Limestone and its derivatives, including quicklime (calcium oxide), slacked lime (calcium hydroxide) and dolomite (calcium and magnesium carbonate), are the oldest forms of chemistry known to humans. Limestone has been used since the Stone Age, although primitive humans probably found uses for it before that time. The first records relate to the Egyptian Second Dynasty (c. 5800 years ago), when it was employed in the construction of the Giza Pyramids. Over the centuries, limestone has been used extensively as an aggregate in building and construction. During the 1400s, the use of lime in building spread throughout Europe (Oates, 1998). St. Gertrude’s Church had been burned several times over many wars. The first time St Gertrude’s church was mentioned was in the Ķemerejas register in 1413 (Bulmerincq 1913) and in Riga’s Legacy book in 1418 (Napiersky 1888). From the historical records and documentaries we assume that St. Gertrude’s Church was located approximately 1 km away from the Riga city walls, close to main trunk road – Big Sandy way- for over 400 years. The outskirts of the city spread around the church along the road and the churchyard was mentioned for the first time in Legacy book in 1436. The army of Ivan the Terrible (Grozny) burned down the church in 1559. The church was rebuilt in 1589 (Straubergs 1937). In 1605 the church was burned down in the Polish –Swedish War and rebuilt again. The Russian army pillaged the church in 1656 (Dunsdorfs 1962). The third time the church was burned by Saxon army at the beginning of the Great North War in 1700. Rebuilding was initiated in 1779 but it was burned once again (fourth time) in 1812 by the French army. Then a wooden preaching house was build using G. Rinka project. It served till 1864 when the brick walled church was built. As we can see, the church was rebuilt many times from wood material during 16th–17th century. During excavations and geological observation dolomite was not found naturally in the excavated area. It seems that dolomite was introduced manually for certain purposes from external sources. Chemical analysis of soil found dolomite and calcite only in the NW mass grave area and outside this mass grave. To dig a 2 m deep and 8 m long trench for storing building material for church construction seems unbelievable.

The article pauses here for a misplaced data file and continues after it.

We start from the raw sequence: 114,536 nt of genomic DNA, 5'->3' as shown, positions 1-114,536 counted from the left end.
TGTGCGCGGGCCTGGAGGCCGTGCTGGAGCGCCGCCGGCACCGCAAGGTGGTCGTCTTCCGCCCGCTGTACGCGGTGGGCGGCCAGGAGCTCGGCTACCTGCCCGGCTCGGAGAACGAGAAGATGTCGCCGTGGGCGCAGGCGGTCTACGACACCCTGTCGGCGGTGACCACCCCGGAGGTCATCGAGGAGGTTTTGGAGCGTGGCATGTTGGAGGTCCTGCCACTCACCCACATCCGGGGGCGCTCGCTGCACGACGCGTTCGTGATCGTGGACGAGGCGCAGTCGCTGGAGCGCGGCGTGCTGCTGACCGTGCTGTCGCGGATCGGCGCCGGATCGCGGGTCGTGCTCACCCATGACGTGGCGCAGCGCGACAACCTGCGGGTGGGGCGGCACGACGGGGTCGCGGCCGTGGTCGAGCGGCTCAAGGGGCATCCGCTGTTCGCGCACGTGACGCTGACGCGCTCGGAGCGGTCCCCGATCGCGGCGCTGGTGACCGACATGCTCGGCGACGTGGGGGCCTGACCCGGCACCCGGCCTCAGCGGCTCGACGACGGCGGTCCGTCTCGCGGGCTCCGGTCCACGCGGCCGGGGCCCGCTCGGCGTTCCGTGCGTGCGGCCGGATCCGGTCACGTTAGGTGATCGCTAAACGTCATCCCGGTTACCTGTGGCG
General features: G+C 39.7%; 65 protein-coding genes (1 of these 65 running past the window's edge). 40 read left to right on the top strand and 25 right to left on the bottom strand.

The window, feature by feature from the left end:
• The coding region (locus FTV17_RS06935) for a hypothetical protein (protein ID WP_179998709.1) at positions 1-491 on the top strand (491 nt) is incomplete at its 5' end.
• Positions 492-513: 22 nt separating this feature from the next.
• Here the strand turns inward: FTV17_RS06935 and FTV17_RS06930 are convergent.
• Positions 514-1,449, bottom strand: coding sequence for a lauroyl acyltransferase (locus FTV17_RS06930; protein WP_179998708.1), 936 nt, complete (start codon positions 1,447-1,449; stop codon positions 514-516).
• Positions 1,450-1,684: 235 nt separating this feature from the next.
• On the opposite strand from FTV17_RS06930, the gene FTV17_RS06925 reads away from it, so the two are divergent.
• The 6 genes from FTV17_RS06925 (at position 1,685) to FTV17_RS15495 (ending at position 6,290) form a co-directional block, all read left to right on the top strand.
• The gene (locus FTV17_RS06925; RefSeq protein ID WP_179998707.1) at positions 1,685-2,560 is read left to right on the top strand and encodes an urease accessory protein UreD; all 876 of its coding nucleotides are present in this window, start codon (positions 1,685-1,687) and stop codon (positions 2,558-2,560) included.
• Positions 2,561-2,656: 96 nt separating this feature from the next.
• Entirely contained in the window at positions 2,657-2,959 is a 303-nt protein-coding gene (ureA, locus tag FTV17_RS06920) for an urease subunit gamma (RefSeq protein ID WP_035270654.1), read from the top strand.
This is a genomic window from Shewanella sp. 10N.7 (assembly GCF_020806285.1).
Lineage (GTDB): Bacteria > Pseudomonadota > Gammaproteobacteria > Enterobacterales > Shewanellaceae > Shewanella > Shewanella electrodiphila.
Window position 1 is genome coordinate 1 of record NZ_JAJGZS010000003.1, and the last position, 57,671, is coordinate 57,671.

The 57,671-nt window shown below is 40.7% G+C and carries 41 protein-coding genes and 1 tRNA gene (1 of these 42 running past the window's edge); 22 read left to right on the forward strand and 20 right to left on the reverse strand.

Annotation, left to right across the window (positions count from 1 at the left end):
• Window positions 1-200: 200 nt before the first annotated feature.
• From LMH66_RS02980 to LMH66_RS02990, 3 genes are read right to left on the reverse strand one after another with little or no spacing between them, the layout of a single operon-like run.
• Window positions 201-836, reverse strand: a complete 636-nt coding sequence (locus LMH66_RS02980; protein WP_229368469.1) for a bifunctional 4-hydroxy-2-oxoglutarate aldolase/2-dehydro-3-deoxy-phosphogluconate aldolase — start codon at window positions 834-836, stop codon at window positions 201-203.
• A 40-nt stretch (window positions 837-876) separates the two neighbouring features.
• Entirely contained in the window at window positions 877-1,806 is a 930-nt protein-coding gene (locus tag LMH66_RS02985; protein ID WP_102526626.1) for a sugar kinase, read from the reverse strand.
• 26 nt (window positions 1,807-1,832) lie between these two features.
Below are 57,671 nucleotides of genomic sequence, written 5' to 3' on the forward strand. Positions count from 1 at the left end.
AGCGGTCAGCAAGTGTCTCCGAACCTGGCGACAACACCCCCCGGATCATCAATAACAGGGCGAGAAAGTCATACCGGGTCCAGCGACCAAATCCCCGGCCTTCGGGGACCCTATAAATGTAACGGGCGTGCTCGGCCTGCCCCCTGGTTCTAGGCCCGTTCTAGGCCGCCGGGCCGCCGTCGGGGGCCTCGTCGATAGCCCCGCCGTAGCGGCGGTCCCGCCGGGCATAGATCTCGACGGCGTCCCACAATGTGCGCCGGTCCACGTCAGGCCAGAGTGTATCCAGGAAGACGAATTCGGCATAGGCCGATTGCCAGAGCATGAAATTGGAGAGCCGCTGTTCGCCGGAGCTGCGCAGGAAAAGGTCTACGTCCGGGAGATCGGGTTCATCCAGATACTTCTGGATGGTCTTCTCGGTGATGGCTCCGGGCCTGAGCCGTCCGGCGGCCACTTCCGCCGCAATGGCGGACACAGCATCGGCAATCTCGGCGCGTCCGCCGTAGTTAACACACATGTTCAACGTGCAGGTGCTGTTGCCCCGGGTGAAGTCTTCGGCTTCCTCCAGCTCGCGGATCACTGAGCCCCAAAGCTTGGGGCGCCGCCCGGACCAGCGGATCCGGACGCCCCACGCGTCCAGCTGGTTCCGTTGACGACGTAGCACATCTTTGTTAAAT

3.3.2 Second hypothesis discussion